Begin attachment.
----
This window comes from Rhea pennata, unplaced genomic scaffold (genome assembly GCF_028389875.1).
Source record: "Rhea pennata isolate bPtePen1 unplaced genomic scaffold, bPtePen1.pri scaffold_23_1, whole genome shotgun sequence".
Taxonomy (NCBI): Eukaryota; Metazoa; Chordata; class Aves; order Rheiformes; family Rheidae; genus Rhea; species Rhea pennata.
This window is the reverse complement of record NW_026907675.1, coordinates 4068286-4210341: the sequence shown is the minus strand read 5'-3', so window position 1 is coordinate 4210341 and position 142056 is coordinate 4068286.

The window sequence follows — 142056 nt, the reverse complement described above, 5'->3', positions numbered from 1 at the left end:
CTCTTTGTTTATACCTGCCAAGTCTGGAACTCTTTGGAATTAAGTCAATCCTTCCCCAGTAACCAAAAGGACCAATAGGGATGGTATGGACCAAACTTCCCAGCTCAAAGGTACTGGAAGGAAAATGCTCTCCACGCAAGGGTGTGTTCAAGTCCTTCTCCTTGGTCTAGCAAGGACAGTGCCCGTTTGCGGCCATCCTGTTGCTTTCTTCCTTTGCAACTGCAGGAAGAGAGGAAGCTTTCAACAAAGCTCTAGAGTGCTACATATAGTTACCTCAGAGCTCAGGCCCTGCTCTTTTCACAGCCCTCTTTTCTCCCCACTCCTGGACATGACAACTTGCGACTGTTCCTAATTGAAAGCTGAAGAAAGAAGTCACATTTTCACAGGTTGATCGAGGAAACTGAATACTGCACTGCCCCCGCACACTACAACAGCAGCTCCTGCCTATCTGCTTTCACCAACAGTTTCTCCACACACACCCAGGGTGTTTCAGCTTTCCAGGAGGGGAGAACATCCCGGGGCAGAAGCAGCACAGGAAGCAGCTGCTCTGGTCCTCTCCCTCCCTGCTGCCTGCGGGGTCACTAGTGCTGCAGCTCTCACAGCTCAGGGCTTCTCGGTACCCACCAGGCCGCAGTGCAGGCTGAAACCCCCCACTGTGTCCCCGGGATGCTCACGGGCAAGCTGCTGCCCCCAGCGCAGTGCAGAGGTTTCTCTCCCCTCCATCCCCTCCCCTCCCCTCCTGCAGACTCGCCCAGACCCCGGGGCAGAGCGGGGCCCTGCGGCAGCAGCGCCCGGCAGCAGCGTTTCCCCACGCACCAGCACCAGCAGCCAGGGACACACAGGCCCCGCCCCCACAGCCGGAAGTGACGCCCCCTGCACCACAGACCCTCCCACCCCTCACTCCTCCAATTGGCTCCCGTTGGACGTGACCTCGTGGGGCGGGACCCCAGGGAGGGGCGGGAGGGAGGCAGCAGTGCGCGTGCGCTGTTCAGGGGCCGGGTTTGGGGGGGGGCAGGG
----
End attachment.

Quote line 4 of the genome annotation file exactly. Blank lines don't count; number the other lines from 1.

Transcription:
This window is the reverse complement of record NW_026907675.1, coordinates 4068286-4210341: the sequence shown is the minus strand read 5'-3', so window position 1 is coordinate 4210341 and position 142056 is coordinate 4068286.